“Who’s going after them?” he asked. “We need to be the church that’s willing to go after them and sit with them as they discern their call.”

However, he cautioned listeners about the growing trend of public denominational conflicts, exclusionary policies and talk of schism that can turn many young people away from the church. “They may not be in your churches, but they are watching what you say and do….What we do as the church, the way we are, how we handle our differences do affect the next generation.”

Scott emphasized the importance of being available, patient, imaginative and flexible to communicate with young adults on their own terms. That can mean lots of candid chats in cafés and bars, he said, asking questions like, “How is it with your soul?” and “What’s the last thing you heard God say to you?”

Reaching the next generation “can take a lot of time and energy…and more than a 10-hour-a-week part-time staff,” he said, quoting Florida Area Bishop Kenneth Carter: “We need to overinvest in the next generation.”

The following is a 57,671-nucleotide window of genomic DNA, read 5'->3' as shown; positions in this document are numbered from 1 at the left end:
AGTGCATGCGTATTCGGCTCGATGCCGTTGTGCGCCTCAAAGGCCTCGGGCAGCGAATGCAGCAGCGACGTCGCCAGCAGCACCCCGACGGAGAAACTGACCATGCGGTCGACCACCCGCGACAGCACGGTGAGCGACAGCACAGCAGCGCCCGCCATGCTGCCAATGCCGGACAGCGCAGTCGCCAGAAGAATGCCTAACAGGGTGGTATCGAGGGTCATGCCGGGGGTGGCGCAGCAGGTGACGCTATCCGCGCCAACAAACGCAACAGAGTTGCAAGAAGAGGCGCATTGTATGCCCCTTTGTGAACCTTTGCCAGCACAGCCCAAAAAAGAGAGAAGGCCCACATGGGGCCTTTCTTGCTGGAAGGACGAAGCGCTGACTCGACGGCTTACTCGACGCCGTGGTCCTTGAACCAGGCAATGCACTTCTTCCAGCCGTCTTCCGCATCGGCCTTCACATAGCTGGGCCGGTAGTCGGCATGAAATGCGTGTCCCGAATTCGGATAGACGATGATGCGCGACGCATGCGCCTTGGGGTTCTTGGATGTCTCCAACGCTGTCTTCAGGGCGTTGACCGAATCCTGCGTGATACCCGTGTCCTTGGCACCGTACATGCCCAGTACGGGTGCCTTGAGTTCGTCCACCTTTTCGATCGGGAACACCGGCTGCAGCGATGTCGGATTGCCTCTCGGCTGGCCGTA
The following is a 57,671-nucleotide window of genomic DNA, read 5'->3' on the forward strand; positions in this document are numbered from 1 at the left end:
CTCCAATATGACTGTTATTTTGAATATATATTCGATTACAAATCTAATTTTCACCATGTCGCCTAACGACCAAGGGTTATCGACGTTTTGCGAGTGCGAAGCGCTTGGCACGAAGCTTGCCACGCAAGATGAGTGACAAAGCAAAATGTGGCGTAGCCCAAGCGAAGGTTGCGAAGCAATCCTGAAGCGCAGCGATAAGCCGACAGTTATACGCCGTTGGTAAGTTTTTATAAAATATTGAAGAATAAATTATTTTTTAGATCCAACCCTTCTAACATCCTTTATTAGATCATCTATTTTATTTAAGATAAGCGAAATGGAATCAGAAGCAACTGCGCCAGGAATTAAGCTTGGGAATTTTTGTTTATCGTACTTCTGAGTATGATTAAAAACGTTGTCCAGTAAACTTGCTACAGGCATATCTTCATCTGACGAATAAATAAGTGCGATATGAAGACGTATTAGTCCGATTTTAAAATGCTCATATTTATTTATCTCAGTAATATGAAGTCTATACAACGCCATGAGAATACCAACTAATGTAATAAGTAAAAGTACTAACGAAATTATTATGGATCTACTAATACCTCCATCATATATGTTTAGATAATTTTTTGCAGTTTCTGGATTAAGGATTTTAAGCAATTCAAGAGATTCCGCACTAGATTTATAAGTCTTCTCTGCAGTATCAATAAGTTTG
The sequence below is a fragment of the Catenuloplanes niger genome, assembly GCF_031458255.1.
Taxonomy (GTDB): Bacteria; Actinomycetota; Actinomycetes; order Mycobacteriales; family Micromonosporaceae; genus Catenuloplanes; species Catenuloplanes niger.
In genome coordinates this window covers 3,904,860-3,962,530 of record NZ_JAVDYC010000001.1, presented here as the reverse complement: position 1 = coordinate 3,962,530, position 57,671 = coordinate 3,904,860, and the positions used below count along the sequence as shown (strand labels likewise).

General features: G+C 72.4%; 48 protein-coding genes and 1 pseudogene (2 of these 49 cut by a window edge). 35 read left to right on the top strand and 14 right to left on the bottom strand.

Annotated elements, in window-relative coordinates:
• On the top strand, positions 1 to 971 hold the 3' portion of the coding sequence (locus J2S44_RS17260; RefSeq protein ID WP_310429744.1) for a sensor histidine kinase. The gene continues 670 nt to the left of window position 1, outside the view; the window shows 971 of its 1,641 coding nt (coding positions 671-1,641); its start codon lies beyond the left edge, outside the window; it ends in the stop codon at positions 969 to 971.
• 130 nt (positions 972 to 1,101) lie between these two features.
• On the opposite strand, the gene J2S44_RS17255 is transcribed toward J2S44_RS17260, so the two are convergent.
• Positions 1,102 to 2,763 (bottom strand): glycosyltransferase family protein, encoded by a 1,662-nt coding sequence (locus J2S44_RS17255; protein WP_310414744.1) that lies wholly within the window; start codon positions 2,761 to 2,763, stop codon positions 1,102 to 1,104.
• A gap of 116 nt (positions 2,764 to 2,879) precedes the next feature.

Active in young adult ministry for 17 years, Scott said being serious about such ministry requires a willingness to change how we do things and why. Yet, he said, “I can’t tell you how many times a young person has told me, ‘I need someone older to sit with me…and tell me the history of the church.”


NOTE:
Annual Conference recordings of two featured young adult speakers’ presentations, which were video livestreamed, may be viewed on the conference website’s Annual Conference 2019 page. Samuel Longmire’s speech is in video segment #1 at 16:47. Derrick Scott’s presentation is in video segments #10 and #11. Longmire’s speech and Krystl Johnson’s Laity Session speech, which was not video livestreamed or recorded, may both be read on the Annual Conference 2019 page.

Additionally, you can also read Krystl Johnson’s speech, “Re-envisioning the Global Church,” presented to the Wesleyan Covenant Association Northeastern Regional Meeting, May 11, 2019, at Washington Crossing UMC. Find it in our website’s From Pulpit & Pew blog session.